16 March, 2013

How English speakers mangle Japanese

After my recent "go" at the Japanese language for mangling English, to be fair, I should mention how English speakers mangle Japanese. Unfortunately it is a difficult thing to present in writing to an English-speaking audience. Often it is accent that destroys the word. For example:

Karaoke is said (in Australia), more like "karyoky". In Japan the word is said, "ka-ra-o-ke", each syllable is pronounced.
(This is using an Australian pronunciation, sorry to my international readers.)

"a"s sound like "a" in "a beetle"
"ra" is like the "ra" in "rasp"
"o" is "o" as in "ox"
"ke" is like the "ke" in "kettle".

Have a go!

Karate is another one. It has three syllables, "ka-ra-te" Not "tea" but a short "te" like the start of "teddy".

Kimono always gets me in Australia. If I say it the Japanese way, I'm often misunderstood, but I can no longer say it authentically in an Australian accent.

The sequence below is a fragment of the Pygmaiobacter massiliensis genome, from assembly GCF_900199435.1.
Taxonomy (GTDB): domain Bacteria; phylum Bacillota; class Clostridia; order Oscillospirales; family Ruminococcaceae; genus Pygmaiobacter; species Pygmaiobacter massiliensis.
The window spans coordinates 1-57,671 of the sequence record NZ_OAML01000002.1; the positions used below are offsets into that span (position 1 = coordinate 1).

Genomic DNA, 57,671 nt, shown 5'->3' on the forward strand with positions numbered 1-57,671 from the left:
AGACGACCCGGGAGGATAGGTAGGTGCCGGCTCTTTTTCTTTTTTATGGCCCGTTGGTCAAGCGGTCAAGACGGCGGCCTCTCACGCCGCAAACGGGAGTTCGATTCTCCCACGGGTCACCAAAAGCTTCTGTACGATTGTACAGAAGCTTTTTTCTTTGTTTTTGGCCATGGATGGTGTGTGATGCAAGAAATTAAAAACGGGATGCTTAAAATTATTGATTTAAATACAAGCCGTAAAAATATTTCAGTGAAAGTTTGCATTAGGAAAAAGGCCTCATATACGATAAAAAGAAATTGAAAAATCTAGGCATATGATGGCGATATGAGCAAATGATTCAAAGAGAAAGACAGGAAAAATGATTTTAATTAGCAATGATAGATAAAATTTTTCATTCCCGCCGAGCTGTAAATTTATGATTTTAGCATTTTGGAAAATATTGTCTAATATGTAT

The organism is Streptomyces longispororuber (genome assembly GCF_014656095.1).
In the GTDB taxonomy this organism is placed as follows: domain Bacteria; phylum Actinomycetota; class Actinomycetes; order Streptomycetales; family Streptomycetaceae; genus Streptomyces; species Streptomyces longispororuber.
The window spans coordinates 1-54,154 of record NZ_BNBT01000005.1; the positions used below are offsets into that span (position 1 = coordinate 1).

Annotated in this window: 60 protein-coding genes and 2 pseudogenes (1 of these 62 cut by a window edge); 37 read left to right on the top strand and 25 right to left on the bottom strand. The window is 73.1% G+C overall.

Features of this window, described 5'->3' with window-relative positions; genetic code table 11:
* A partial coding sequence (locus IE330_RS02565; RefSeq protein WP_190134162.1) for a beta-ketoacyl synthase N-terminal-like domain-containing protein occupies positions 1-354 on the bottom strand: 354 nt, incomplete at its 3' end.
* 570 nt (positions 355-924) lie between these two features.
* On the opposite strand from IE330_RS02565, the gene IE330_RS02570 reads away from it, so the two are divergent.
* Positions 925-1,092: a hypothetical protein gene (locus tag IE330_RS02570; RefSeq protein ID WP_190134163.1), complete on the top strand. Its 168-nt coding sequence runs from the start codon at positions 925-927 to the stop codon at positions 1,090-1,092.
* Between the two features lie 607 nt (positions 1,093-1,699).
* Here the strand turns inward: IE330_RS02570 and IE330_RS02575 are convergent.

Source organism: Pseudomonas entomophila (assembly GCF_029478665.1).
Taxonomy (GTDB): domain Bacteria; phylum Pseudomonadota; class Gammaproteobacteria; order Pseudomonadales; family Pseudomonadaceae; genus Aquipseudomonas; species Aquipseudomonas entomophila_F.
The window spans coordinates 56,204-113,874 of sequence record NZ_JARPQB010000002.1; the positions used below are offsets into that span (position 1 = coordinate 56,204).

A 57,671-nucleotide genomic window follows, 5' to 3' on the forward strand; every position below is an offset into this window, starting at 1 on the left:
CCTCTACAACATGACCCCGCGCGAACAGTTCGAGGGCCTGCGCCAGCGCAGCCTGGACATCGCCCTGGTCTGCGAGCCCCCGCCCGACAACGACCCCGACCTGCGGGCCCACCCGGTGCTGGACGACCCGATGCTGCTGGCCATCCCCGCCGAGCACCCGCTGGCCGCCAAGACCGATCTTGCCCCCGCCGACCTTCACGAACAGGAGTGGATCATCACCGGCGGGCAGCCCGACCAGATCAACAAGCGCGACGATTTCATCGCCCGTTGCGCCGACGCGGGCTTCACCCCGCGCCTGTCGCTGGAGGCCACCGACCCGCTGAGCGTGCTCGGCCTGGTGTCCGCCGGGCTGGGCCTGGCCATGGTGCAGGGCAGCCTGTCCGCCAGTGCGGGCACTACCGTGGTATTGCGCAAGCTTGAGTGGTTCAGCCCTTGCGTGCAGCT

I think the chief problem is that Japanese only have five vowel sounds, but English has many more than that and English speakers apply a variety of vowel sounds to Japanese words, which easily skews the words to a point of being unrecognisable. Much like this word: "makudonarudo" is not recognisable to an English speaker as Japanese for "McDonalds".


Ken Rolph said...

The relationship between the sounds of English and the letters used to represent them can be a bit tricky. We have more sounds than letters.

"Rasp" could be a problem. You can say it two ways, as you can with dance, castle and similar words. Also depends on which part of Australia you come from.

Rasp or Rahsp.

Wendy said...

Yes, this pronunciation guide has holes as big as boulders, as some Americans pointed out to me on Facebook. It would be better if I knew (and all my readers knew) the international phonetics alphabet. But I don't. The "ra" is the "a" that you say when you open your mouth for the doctor to see your tonsils (I presume this is uniform, but probably not!).

The "r" is another problem altogether, Australian English doesn't have an equivalent. It is about halfway between an "l" and an "r" and is why Japanese have so much trouble with English words like "brush" and "blush".